Pamela Groseclose writes: “Librarians are free agents whose only interest is helping to connect readers to the right book. They can help the most reluctant reader become passionate about books and can even help the most challenging group of readers—tweens. As the year comes to a close, it is a great time to take a look back at some of the best books of the year. These would make excellent gifts for a tween or educator in your life.”...

ALSC Blog, Dec. 12

10 food science books to change the way you eat

Cover of Salt Sugar Fat, by Michael Moss

Dana Staves writes: “Food science is fun to witness. It’s exciting to master. And when you begin to understand the mechanics—the chemistry—of what’s happening in your kitchen, it changes your relationship to the food you’re making. Whether you are an avid cook, a science enthusiast, or just someone who likes to eat, reading about food science can be fascinating and illuminating. Here’s a list of 10 food science books that will enhance your relationship with your food.”...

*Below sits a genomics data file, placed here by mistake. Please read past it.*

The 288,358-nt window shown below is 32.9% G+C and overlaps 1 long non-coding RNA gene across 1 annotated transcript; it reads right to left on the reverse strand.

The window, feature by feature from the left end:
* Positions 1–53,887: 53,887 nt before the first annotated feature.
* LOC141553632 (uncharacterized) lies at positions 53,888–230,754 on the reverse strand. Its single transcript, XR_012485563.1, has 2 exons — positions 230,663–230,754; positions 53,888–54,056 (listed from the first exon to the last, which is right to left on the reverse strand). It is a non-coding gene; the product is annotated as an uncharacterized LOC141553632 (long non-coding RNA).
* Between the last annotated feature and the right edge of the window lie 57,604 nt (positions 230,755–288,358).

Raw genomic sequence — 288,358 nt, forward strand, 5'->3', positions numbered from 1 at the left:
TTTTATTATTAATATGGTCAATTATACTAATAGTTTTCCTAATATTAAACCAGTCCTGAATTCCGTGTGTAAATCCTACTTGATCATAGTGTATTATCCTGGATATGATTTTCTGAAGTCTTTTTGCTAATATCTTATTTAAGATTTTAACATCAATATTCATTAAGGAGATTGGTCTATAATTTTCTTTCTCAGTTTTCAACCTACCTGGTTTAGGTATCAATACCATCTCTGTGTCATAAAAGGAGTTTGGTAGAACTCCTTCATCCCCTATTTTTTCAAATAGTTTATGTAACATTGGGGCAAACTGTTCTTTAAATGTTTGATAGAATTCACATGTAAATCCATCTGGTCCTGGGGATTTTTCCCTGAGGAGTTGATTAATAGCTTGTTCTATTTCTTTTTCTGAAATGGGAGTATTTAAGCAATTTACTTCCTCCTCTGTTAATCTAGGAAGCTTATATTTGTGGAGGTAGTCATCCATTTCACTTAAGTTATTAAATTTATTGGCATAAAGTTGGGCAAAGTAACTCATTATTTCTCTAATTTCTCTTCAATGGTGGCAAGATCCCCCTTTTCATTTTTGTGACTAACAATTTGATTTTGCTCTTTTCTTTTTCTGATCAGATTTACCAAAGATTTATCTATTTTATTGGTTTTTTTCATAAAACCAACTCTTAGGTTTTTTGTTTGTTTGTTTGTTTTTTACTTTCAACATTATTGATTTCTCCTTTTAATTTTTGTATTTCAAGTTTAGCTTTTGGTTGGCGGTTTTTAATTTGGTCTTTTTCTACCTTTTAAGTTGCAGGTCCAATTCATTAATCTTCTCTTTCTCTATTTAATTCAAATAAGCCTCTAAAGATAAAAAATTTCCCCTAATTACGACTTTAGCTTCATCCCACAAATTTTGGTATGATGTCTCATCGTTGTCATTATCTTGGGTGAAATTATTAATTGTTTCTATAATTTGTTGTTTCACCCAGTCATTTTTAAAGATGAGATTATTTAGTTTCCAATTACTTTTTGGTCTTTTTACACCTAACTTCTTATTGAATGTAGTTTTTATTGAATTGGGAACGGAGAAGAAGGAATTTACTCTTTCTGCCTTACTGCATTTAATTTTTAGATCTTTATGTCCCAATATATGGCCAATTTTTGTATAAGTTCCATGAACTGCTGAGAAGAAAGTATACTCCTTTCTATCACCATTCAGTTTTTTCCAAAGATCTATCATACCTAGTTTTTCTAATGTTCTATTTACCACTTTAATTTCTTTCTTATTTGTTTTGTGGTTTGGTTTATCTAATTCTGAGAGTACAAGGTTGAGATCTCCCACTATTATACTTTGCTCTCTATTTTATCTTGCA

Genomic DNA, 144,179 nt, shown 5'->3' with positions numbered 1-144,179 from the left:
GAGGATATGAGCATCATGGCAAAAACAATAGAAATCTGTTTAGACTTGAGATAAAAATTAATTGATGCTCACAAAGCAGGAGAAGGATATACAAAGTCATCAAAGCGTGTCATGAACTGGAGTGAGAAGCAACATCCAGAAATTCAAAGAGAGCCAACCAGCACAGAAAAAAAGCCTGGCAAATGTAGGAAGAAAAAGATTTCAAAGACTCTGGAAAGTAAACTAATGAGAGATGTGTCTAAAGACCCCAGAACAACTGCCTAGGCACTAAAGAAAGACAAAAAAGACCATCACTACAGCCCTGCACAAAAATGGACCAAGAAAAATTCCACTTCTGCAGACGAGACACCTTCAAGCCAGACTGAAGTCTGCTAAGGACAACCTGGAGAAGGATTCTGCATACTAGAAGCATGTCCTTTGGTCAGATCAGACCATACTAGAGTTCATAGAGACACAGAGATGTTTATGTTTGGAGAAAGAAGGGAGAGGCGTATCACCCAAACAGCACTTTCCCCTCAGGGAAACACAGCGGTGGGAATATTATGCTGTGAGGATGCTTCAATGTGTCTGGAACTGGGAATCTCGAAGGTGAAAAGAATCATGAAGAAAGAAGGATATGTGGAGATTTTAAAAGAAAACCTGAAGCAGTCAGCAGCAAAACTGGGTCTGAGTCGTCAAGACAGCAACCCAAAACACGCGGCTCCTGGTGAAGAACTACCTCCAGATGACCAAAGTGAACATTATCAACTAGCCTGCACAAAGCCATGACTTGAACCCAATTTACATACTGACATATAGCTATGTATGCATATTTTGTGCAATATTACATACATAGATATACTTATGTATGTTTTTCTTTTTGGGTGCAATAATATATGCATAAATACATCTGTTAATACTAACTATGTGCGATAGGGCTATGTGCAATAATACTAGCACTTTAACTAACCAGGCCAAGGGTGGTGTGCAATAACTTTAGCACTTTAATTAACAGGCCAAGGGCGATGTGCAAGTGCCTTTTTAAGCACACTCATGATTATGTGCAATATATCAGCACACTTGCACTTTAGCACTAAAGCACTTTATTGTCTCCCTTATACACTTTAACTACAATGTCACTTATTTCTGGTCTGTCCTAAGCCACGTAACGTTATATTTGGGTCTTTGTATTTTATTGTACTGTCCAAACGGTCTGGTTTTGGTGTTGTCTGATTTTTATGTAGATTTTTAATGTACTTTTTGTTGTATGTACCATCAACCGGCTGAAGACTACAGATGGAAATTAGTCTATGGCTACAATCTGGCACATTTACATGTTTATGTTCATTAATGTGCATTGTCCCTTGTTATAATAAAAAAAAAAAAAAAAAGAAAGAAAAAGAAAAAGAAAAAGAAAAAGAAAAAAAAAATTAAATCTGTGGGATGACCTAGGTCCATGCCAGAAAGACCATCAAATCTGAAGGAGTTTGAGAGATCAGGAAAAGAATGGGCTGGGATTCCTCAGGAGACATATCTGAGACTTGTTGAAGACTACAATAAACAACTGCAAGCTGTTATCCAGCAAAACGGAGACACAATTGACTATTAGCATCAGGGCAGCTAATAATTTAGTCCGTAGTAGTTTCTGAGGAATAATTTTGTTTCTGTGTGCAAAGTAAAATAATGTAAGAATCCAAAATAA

Book Riot, Dec. 14

Geo tools connect students with the world

Google Earth view of Buckingham Palace

Sam Northern writes: “If you could go anywhere in the world, where would it be? A trip to the pristine beaches of Hawaii sounds nice. The view of Machu Picchu from the top of Huayna Picchu mountain is breathtaking. You may think these places are unrealistic destinations for you and your students. Think again. With online geography (geo) tools, students can explore the most extreme points of Earth and everything in between, including Santa’s workshop. Luckily, there are open-sourced programs for enhancing geography education.”...

Knowledge Quest blog, Dec. 12

AL Direct is a free electronic newsletter emailed every Tuesday and Friday to personal members of the American Library Association.

Editor, AL Direct: George M. Eberhart,

Send news and feedback:

Direct ad inquiries to: Michael Stack,

AL Direct FAQ:

All links outside the ALA website are provided for informational purposes only. Questions about the content of any external site should be addressed to the administrator of that site.


AL Direct will not sell your email to outside parties, but your email may be shared with advertisers in this newsletter should you express interest in their products by clicking on their ads or content. If the advertisers choose to communicate with you by email, they are obligated to provide you with an opportunity to opt-out from future emails in compliance with the CAN-SPAM act of 2003 and the European Union’s General Data Protection Regulation of 2018. Read the ALA privacy policy.

American Libraries
50 E. Huron St.
Chicago, IL 60611
800-545-2433, ext. 4216

ISSN 1559-369X

ALA Publishing